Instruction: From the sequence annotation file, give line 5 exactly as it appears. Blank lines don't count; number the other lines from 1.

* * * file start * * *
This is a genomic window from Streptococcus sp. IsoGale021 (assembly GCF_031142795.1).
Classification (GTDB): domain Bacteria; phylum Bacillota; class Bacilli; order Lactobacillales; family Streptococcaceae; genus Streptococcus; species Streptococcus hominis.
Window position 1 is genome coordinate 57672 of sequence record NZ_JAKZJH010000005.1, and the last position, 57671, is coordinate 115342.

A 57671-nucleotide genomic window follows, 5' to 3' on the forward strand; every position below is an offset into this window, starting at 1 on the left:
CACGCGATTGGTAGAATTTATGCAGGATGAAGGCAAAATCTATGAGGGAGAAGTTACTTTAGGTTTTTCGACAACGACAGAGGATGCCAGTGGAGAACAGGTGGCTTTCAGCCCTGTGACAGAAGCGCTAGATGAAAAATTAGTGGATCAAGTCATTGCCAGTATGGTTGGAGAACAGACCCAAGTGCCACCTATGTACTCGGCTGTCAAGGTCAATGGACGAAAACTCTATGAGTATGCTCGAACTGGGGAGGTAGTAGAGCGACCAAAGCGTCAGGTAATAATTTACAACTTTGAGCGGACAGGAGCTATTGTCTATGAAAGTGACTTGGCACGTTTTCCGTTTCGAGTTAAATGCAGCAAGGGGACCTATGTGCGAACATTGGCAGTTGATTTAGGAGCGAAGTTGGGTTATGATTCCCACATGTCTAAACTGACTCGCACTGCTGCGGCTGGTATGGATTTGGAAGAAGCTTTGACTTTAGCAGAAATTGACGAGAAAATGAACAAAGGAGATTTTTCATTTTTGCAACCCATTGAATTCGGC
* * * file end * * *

CACGCGATTGGTAGAATTTATGCAGGATGAAGGCAAAATCTATGAGGGAGAAGTTACTTTAGGTTTTTCGACAACGACAGAGGATGCCAGTGGAGAACAGGTGGCTTTCAGCCCTGTGACAGAAGCGCTAGATGAAAAATTAGTGGATCAAGTCATTGCCAGTATGGTTGGAGAACAGACCCAAGTGCCACCTATGTACTCGGCTGTCAAGGTCAATGGACGAAAACTCTATGAGTATGCTCGAACTGGGGAGGTAGTAGAGCGACCAAAGCGTCAGGTAATAATTTACAACTTTGAGCGGACAGGAGCTATTGTCTATGAAAGTGACTTGGCACGTTTTCCGTTTCGAGTTAAATGCAGCAAGGGGACCTATGTGCGAACATTGGCAGTTGATTTAGGAGCGAAGTTGGGTTATGATTCCCACATGTCTAAACTGACTCGCACTGCTGCGGCTGGTATGGATTTGGAAGAAGCTTTGACTTTAGCAGAAATTGACGAGAAAATGAACAAAGGAGATTTTTCATTTTTGCAACCCATTGAATTCGGC